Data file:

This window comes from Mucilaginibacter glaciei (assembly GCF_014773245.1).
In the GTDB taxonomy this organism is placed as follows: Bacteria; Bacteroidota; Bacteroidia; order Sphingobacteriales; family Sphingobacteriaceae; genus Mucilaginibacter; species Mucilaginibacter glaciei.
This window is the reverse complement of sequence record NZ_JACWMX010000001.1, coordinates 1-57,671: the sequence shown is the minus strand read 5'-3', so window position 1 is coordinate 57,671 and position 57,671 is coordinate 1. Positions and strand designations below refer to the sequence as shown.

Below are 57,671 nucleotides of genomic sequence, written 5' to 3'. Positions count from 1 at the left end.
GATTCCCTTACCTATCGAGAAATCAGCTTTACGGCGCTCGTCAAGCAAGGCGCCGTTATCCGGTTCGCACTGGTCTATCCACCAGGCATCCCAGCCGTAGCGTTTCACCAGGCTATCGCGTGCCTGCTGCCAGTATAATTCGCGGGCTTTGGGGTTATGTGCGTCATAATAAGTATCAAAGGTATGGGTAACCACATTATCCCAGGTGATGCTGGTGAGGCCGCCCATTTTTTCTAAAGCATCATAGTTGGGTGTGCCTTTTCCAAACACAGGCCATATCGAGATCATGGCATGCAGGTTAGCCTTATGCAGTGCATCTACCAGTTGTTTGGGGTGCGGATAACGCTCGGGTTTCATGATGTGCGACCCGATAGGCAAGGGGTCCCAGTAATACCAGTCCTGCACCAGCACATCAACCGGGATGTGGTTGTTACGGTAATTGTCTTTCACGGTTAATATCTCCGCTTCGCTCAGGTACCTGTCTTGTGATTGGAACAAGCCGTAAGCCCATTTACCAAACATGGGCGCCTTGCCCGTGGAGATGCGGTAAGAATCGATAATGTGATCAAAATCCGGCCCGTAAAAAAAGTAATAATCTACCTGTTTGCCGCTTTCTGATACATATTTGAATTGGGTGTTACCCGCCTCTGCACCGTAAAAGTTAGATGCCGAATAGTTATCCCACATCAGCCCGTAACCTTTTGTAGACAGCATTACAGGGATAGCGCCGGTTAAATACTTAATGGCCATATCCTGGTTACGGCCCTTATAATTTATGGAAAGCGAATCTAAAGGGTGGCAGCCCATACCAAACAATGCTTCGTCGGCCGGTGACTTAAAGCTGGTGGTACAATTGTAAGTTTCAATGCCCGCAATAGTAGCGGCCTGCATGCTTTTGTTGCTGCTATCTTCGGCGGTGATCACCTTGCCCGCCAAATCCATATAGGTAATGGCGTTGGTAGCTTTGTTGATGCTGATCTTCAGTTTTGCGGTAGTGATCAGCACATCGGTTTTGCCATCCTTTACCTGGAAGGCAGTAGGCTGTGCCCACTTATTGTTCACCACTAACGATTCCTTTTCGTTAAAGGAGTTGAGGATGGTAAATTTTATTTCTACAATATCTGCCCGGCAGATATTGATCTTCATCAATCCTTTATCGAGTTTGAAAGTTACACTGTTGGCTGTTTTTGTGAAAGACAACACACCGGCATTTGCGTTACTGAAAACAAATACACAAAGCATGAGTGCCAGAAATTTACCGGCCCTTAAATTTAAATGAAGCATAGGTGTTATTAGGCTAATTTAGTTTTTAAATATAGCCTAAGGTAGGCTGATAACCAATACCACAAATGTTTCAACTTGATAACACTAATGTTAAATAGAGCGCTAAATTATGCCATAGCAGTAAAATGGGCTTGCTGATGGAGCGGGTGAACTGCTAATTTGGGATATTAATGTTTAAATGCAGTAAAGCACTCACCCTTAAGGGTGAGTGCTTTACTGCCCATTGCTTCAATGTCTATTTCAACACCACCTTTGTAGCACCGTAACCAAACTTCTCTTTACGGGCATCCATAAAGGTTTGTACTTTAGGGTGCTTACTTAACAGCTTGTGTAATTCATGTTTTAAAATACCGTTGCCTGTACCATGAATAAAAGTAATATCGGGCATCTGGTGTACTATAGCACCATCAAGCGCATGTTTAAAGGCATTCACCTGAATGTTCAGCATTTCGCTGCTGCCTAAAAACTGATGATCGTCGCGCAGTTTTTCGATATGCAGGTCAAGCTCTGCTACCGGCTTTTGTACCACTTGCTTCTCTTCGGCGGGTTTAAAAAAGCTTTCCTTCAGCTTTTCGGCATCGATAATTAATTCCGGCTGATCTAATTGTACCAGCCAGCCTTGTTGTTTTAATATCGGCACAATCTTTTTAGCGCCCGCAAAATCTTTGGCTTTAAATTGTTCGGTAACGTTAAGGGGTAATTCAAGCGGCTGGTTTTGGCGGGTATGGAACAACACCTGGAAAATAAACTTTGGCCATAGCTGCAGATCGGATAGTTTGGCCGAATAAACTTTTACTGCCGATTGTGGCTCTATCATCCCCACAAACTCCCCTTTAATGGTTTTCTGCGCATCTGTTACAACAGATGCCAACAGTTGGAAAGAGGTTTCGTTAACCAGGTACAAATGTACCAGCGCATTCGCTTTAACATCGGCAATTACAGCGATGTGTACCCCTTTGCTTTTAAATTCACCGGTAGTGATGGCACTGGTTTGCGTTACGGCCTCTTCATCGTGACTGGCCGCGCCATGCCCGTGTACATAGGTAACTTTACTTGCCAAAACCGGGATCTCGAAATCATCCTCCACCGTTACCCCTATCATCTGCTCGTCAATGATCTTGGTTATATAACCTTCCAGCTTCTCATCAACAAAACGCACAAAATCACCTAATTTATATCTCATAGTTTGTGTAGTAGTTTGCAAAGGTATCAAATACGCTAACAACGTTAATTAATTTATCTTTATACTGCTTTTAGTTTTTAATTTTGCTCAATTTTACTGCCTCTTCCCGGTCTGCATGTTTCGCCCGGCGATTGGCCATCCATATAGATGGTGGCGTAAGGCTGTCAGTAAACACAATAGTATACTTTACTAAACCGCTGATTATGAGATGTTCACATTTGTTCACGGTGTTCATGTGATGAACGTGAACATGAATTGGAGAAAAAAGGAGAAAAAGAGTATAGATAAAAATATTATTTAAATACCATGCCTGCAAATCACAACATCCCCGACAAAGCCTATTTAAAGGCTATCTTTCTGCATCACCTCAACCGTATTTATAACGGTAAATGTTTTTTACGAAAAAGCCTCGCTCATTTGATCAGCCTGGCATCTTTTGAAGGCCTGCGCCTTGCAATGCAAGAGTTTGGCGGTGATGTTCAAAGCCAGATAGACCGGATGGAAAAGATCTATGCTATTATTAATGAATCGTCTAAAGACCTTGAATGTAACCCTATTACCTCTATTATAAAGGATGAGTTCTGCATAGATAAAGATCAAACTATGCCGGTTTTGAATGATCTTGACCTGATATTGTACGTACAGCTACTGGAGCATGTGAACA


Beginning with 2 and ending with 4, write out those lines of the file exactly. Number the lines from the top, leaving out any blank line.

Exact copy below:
In the GTDB taxonomy this organism is placed as follows: Bacteria; Bacteroidota; Bacteroidia; order Sphingobacteriales; family Sphingobacteriaceae; genus Mucilaginibacter; species Mucilaginibacter glaciei.
This window is the reverse complement of sequence record NZ_JACWMX010000001.1, coordinates 1-57,671: the sequence shown is the minus strand read 5'-3', so window position 1 is coordinate 57,671 and position 57,671 is coordinate 1. Positions and strand designations below refer to the sequence as shown.

Below are 57,671 nucleotides of genomic sequence, written 5' to 3'. Positions count from 1 at the left end.